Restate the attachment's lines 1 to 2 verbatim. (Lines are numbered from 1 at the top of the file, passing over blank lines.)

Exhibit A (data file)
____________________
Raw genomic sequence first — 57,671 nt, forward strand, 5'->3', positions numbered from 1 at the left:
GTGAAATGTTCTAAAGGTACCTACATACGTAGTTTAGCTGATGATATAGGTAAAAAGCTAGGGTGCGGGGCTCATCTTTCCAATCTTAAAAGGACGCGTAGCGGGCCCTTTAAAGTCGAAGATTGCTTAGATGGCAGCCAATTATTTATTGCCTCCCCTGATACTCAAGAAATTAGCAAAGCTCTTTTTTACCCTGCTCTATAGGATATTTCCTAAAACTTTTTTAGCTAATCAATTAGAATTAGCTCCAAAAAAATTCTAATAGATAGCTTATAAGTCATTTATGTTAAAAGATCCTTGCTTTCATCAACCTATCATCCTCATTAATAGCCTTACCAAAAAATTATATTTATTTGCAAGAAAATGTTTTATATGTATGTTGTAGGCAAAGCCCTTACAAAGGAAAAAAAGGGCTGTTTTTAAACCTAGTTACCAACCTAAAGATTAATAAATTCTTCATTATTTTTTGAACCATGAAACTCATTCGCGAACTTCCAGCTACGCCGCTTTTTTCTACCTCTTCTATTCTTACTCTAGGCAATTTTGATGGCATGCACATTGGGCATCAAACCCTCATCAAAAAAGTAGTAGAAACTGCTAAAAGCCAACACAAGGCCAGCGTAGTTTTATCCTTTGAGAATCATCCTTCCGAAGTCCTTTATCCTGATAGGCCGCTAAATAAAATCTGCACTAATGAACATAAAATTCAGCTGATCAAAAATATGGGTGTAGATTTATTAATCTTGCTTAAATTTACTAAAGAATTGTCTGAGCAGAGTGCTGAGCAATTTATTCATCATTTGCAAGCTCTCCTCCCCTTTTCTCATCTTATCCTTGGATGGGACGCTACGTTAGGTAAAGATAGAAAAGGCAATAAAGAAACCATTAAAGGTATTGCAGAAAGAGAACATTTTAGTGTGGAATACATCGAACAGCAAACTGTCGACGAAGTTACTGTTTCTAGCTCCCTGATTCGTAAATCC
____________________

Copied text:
Raw genomic sequence first — 57,671 nt, forward strand, 5'->3', positions numbered from 1 at the left:
GTGAAATGTTCTAAAGGTACCTACATACGTAGTTTAGCTGATGATATAGGTAAAAAGCTAGGGTGCGGGGCTCATCTTTCCAATCTTAAAAGGACGCGTAGCGGGCCCTTTAAAGTCGAAGATTGCTTAGATGGCAGCCAATTATTTATTGCCTCCCCTGATACTCAAGAAATTAGCAAAGCTCTTTTTTACCCTGCTCTATAGGATATTTCCTAAAACTTTTTTAGCTAATCAATTAGAATTAGCTCCAAAAAAATTCTAATAGATAGCTTATAAGTCATTTATGTTAAAAGATCCTTGCTTTCATCAACCTATCATCCTCATTAATAGCCTTACCAAAAAATTATATTTATTTGCAAGAAAATGTTTTATATGTATGTTGTAGGCAAAGCCCTTACAAAGGAAAAAAAGGGCTGTTTTTAAACCTAGTTACCAACCTAAAGATTAATAAATTCTTCATTATTTTTTGAACCATGAAACTCATTCGCGAACTTCCAGCTACGCCGCTTTTTTCTACCTCTTCTATTCTTACTCTAGGCAATTTTGATGGCATGCACATTGGGCATCAAACCCTCATCAAAAAAGTAGTAGAAACTGCTAAAAGCCAACACAAGGCCAGCGTAGTTTTATCCTTTGAGAATCATCCTTCCGAAGTCCTTTATCCTGATAGGCCGCTAAATAAAATCTGCACTAATGAACATAAAATTCAGCTGATCAAAAATATGGGTGTAGATTTATTAATCTTGCTTAAATTTACTAAAGAATTGTCTGAGCAGAGTGCTGAGCAATTTATTCATCATTTGCAAGCTCTCCTCCCCTTTTCTCATCTTATCCTTGGATGGGACGCTACGTTAGGTAAAGATAGAAAAGGCAATAAAGAAACCATTAAAGGTATTGCAGAAAGAGAACATTTTAGTGTGGAATACATCGAACAGCAAACTGTCGACGAAGTTACTGTTTCTAGCTCCCTGATTCGTAAATCC